Why I Haven’t Written A Book

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indexFor years, people have gotten to know me, listened to my stories, and inevitably one or two of them come to the same conclusion and say the same thing: “Man, you should write a book!” So far, I haven’t written the book so many people seem to want, but I’ve got my reasons.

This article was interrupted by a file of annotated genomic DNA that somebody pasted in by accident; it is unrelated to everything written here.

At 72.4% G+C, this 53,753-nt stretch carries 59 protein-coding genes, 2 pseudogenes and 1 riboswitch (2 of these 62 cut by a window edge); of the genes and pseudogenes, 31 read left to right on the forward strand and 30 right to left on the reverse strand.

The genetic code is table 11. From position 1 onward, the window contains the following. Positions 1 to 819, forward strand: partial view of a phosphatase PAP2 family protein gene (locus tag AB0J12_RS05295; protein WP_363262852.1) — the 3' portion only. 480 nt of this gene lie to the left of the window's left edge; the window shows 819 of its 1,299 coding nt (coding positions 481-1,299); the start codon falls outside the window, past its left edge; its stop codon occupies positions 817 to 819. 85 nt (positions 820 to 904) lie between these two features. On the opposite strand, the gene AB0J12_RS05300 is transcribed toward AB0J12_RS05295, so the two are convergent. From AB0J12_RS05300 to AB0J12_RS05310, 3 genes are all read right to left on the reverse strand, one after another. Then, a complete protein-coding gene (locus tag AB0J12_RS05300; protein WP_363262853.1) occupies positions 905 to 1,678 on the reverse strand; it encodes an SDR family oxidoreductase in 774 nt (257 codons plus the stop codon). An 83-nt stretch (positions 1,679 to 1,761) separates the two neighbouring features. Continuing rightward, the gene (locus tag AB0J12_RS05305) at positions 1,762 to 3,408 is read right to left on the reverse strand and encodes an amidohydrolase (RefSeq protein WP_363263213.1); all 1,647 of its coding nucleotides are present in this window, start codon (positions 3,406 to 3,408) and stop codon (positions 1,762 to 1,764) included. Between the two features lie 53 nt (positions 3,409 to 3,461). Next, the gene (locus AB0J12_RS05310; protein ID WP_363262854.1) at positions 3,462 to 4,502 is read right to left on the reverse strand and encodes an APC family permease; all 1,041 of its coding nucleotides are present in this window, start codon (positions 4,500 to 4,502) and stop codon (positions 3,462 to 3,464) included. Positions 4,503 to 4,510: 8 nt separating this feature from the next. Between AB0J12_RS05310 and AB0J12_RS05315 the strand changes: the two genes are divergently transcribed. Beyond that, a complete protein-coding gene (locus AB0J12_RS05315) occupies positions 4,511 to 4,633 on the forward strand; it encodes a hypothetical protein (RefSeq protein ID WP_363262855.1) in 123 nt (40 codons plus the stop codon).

First, I don’t know what book to write. An old saw among writer types is you should always write what you know. Write what you’ve lived. I can’t say I don’t have a wealth of interesting enough source material. My problem would be organizing it all and cutting out enough of the parts to make a cohesive narrative. I could do several narratives. Hell, I could write at least a novella on the somewhat complicated relationship I’ve had with Daddy over the years. Another book length tale could be told about the adventures Mama and I had when I was growing up. That one would have chapters like “McDonalds,” “Church,” and “The Wilderness Wanderings,” Speaking of church, if I were so inclined, my journey to and subsequently in faith would appeal to a Christian book publisher. So coming up with something to write isn’t the problem. The problem is what to put in and what to leave out, and so much of the strands all run together and weave with one another. Of course, I could just “write my life” but only the people who’ve been closest to me over the years would believe it was memoir and not a straight out fantasy novel. That brings me to another reason I haven’t written anything yet.